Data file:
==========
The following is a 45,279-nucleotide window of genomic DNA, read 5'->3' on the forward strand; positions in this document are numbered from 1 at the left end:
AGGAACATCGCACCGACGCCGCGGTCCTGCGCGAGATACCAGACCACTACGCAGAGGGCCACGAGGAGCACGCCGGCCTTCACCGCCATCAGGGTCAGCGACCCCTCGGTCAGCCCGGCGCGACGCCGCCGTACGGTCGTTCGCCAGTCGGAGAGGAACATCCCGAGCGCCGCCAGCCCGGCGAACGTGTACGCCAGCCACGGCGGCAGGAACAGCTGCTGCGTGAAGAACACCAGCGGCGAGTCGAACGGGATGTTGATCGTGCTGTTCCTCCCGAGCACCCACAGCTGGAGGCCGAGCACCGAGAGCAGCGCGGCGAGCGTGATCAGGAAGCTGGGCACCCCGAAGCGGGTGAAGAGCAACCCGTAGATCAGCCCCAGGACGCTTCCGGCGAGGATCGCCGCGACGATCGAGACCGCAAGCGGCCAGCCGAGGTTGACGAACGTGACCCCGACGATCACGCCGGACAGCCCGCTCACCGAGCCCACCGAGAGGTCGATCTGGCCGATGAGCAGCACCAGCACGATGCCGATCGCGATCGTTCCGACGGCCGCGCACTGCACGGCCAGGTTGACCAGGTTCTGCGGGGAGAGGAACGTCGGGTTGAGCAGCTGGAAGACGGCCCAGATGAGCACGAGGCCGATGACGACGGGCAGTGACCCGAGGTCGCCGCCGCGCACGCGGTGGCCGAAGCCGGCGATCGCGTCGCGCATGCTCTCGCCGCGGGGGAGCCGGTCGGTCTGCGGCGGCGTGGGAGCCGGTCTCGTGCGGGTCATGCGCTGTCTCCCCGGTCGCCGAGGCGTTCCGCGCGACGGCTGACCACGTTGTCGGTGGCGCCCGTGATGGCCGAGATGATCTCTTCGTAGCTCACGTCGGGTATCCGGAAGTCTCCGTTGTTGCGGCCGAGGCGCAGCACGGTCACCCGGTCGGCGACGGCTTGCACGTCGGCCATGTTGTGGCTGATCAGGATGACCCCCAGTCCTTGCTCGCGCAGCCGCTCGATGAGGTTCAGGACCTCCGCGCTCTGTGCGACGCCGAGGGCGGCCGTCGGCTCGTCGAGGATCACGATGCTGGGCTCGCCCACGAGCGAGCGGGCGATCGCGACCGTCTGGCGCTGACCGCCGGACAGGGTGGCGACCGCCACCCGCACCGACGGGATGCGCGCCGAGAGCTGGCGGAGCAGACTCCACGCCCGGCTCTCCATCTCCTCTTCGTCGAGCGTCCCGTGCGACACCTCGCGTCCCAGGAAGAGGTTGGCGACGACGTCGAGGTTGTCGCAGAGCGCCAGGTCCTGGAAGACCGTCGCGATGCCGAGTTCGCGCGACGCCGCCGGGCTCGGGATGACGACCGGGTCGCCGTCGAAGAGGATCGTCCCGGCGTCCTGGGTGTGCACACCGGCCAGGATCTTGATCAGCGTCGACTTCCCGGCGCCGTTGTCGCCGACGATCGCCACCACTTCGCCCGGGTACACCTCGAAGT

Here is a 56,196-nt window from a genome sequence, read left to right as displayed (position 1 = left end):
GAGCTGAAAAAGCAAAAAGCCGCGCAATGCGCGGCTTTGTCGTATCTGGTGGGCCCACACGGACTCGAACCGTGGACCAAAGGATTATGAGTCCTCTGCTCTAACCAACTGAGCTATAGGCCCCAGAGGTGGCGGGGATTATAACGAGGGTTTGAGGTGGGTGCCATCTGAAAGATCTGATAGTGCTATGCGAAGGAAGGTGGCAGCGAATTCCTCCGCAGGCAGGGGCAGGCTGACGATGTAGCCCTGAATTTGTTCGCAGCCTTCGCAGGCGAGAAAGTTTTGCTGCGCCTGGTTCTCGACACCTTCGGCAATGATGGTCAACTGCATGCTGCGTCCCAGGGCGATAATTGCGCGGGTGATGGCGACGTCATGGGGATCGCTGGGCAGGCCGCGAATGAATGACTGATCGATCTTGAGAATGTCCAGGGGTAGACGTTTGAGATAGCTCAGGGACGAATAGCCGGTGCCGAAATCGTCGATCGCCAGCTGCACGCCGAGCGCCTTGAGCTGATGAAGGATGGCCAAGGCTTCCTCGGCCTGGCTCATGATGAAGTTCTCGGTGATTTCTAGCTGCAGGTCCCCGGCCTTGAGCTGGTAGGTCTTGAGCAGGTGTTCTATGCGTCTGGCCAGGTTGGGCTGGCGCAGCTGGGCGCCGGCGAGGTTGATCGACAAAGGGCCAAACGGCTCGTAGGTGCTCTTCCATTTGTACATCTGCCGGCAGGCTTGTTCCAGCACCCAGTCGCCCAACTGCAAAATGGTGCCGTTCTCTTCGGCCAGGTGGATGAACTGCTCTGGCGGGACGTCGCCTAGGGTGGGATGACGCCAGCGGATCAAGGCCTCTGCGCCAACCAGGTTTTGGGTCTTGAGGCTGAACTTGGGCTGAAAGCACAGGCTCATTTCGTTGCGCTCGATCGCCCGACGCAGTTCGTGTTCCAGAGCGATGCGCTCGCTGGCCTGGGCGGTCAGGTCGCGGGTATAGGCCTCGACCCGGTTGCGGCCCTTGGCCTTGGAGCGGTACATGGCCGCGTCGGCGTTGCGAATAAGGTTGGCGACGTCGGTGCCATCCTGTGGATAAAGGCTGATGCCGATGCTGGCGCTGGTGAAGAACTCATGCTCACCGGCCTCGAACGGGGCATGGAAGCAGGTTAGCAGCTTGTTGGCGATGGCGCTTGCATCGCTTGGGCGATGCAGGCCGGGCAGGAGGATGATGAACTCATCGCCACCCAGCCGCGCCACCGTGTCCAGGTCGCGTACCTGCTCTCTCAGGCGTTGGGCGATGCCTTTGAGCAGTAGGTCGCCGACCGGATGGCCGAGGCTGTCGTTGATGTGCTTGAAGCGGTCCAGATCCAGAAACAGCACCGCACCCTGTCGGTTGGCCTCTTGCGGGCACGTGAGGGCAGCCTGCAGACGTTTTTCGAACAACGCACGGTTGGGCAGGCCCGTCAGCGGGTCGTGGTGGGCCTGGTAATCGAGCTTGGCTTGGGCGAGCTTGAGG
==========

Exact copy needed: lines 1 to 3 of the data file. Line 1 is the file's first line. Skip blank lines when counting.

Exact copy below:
The following is a 45,279-nucleotide window of genomic DNA, read 5'->3' on the forward strand; positions in this document are numbered from 1 at the left end:
AGGAACATCGCACCGACGCCGCGGTCCTGCGCGAGATACCAGACCACTACGCAGAGGGCCACGAGGAGCACGCCGGCCTTCACCGCCATCAGGGTCAGCGACCCCTCGGTCAGCCCGGCGCGACGCCGCCGTACGGTCGTTCGCCAGTCGGAGAGGAACATCCCGAGCGCCGCCAGCCCGGCGAACGTGTACGCCAGCCACGGCGGCAGGAACAGCTGCTGCGTGAAGAACACCAGCGGCGAGTCGAACGGGATGTTGATCGTGCTGTTCCTCCCGAGCACCCACAGCTGGAGGCCGAGCACCGAGAGCAGCGCGGCGAGCGTGATCAGGAAGCTGGGCACCCCGAAGCGGGTGAAGAGCAACCCGTAGATCAGCCCCAGGACGCTTCCGGCGAGGATCGCCGCGACGATCGAGACCGCAAGCGGCCAGCCGAGGTTGACGAACGTGACCCCGACGATCACGCCGGACAGCCCGCTCACCGAGCCCACCGAGAGGTCGATCTGGCCGATGAGCAGCACCAGCACGATGCCGATCGCGATCGTTCCGACGGCCGCGCACTGCACGGCCAGGTTGACCAGGTTCTGCGGGGAGAGGAACGTCGGGTTGAGCAGCTGGAAGACGGCCCAGATGAGCACGAGGCCGATGACGACGGGCAGTGACCCGAGGTCGCCGCCGCGCACGCGGTGGCCGAAGCCGGCGATCGCGTCGCGCATGCTCTCGCCGCGGGGGAGCCGGTCGGTCTGCGGCGGCGTGGGAGCCGGTCTCGTGCGGGTCATGCGCTGTCTCCCCGGTCGCCGAGGCGTTCCGCGCGACGGCTGACCACGTTGTCGGTGGCGCCCGTGATGGCCGAGATGATCTCTTCGTAGCTCACGTCGGGTATCCGGAAGTCTCCGTTGTTGCGGCCGAGGCGCAGCACGGTCACCCGGTCGGCGACGGCTTGCACGTCGGCCATGTTGTGGCTGATCAGGATGACCCCCAGTCCTTGCTCGCGCAGCCGCTCGATGAGGTTCAGGACCTCCGCGCTCTGTGCGACGCCGAGGGCGGCCGTCGGCTCGTCGAGGATCACGATGCTGGGCTCGCCCACGAGCGAGCGGGCGATCGCGACCGTCTGGCGCTGACCGCCGGACAGGGTGGCGACCGCCACCCGCACCGACGGGATGCGCGCCGAGAGCTGGCGGAGCAGACTCCACGCCCGGCTCTCCATCTCCTCTTCGTCGAGCGTCCCGTGCGACACCTCGCGTCCCAGGAAGAGGTTGGCGACGACGTCGAGGTTGTCGCAGAGCGCCAGGTCCTGGAAGACCGTCGCGATGCCGAGTTCGCGCGACGCCGCCGGGCTCGGGATGACGACCGGGTCGCCGTCGAAGAGGATCGTCCCGGCGTCCTGGGTGTGCACACCGGCCAGGATCTTGATCAGCGTCGACTTCCCGGCGCCGTTGTCGCCGACGATCGCCACCACTTCGCCCGGGTACACCTCGAAGT

Here is a 56,196-nt window from a genome sequence, read left to right as displayed (position 1 = left end):